Obama and the oil spill: Gergen to the rescue?
There is a core problem at the heart of the Obama administration’s public relations efforts in the oil spill: The government has neither the formal power nor the expertise to stop the spill on its own. Yet in a mess of this sort, everyone expects the president to be able to fix things.
To my mind, the administration’s basic problem is that it did not realize early enough that (1) the oil would keep spilling, because (2) BP didn’t have an effective worst-case scenario plan in place. Therefore it (3) underestimated how long this would last; and, thus, (4) didn’t jump in early enough to show that it was as on top of things as it could be. To a significant degree, these are problems of public relations, but they are also problems that stem from believing -- as most Americans did -- that BP would be able to solve this early on because there’s no technological fix that’s beyond us. Well, this one was a lot tougher than anyone thought it would be.
What the administration does control is the effort to mitigate the impact of the spill and clean up the shoreline. It should be devoting all the resources and public energy it can to this job. As for the larger issue of giving a sense that it’s in control, the administration could do worse than take a look at the shrewd public memo David Gergen offered on the CNN website. Gergen, an adviser to Republican and Democratic presidents and now a CNN commentator, argues that the “whole country now has a keen interest in the White House now taking full command” and that “the government needs to summon all the big oil and drilling companies to the White House on an emergency basis and seek faster answers.” Here are the first eight planks of the Gergen plan:
-Set up a daily command center in Washington where a presidentially appointed leader runs the show, calls the shots, coordinates the overall effort, briefs the president and briefs the country.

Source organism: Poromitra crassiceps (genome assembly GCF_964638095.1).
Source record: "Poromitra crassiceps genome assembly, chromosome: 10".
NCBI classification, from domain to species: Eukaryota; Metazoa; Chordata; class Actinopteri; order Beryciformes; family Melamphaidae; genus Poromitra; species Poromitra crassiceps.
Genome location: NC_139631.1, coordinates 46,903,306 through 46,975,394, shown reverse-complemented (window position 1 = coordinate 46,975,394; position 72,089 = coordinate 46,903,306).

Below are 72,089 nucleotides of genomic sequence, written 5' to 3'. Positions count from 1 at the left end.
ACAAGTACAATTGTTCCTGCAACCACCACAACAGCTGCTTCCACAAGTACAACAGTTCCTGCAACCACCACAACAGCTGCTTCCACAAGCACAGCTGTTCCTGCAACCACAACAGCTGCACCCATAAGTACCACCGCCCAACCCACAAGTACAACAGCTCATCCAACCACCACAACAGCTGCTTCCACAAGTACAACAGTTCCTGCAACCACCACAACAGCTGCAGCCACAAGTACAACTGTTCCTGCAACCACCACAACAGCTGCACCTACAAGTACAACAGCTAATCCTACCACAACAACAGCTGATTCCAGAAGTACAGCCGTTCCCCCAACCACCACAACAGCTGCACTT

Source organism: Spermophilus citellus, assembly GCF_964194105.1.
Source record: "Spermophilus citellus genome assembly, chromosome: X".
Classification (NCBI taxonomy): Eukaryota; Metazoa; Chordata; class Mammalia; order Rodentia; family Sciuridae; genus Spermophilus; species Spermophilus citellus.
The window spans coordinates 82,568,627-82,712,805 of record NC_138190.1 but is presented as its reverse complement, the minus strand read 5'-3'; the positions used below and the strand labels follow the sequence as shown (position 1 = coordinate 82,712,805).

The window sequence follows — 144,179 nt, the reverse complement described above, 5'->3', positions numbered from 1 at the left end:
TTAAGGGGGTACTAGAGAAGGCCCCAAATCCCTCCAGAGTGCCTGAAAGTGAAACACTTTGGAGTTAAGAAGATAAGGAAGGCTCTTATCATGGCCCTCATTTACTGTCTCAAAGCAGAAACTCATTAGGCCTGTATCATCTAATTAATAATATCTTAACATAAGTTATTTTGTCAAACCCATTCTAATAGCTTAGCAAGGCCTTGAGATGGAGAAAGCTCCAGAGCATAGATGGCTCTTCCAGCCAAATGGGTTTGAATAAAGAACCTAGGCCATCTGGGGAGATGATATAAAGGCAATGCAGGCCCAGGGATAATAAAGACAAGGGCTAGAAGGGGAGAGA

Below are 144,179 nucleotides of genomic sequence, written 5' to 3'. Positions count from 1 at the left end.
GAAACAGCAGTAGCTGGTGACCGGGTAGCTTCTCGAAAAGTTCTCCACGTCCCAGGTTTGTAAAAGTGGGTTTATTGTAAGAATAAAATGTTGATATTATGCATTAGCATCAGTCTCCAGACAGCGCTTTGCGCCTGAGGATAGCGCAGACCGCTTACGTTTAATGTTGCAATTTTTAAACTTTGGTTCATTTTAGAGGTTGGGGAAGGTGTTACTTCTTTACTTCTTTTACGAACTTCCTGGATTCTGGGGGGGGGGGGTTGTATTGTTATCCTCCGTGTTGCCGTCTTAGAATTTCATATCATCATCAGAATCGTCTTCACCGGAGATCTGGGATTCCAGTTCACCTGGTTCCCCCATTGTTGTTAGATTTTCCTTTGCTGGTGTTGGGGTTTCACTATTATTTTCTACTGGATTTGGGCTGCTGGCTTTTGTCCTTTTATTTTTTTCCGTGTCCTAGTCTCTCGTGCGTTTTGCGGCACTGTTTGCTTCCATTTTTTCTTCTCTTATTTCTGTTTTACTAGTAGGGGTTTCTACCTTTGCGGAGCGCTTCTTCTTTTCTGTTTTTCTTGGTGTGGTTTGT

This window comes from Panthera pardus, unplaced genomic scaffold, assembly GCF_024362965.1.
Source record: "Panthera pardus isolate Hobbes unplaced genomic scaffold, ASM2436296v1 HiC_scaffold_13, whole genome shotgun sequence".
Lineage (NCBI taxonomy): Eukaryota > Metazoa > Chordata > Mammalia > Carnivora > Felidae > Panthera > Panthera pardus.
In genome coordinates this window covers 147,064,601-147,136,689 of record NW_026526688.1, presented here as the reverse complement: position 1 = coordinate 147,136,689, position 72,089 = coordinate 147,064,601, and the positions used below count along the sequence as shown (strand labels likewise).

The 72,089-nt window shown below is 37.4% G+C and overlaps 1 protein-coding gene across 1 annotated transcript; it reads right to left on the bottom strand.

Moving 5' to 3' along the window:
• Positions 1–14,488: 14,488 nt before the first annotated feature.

-Have two deputies, one to direct the leak-stoppage and the other to direct the clean-up. Ex-CEOs and generals would be excellent candidates.
-Summon all the major oil and drilling companies to the White House for emergency efforts to get the hole plugged.
-Get BP out of the picture for clean-up; just send it the bill. If it is still needed for hole-plugging, okay, but ensure that it answers every day to directions from the government. If BP needs new internal leadership, figure out how to get that done.
-Employ the U.S. military for organizational coordination and where needed, for anything else such as clean-up.
-Make more aggressive efforts to tap the best minds in the world for help.
-Provide the country with the kind of daily briefings that the military has mastered for wartime -- bring in people who are smart, straight and tough.
-Ensure that economic assistance is provided to families, small businesses and communities that need it with dispatch and generosity
To be perfectly honest, I have no idea whether all this would work, either in getting the problem solved, or even as a public relations exercise. The administration is almost certainly already doing some of these -- for example, consulting with other oil companies to get their expertise. But many of the ideas make sense.
There are competing risks here. One is that the administration will be pretending to be able to control events that it can’t control. But the other risk is that the president and his aides look helpless. The second is the greater risk, and Gergen has provided Obama with the rough draft of a plan. It’s as good a place as any to start the debate over what should be done next.
| June 1, 2010; 11:11 AM ET
Categories: Dionne | Tags: E.J. Dionne
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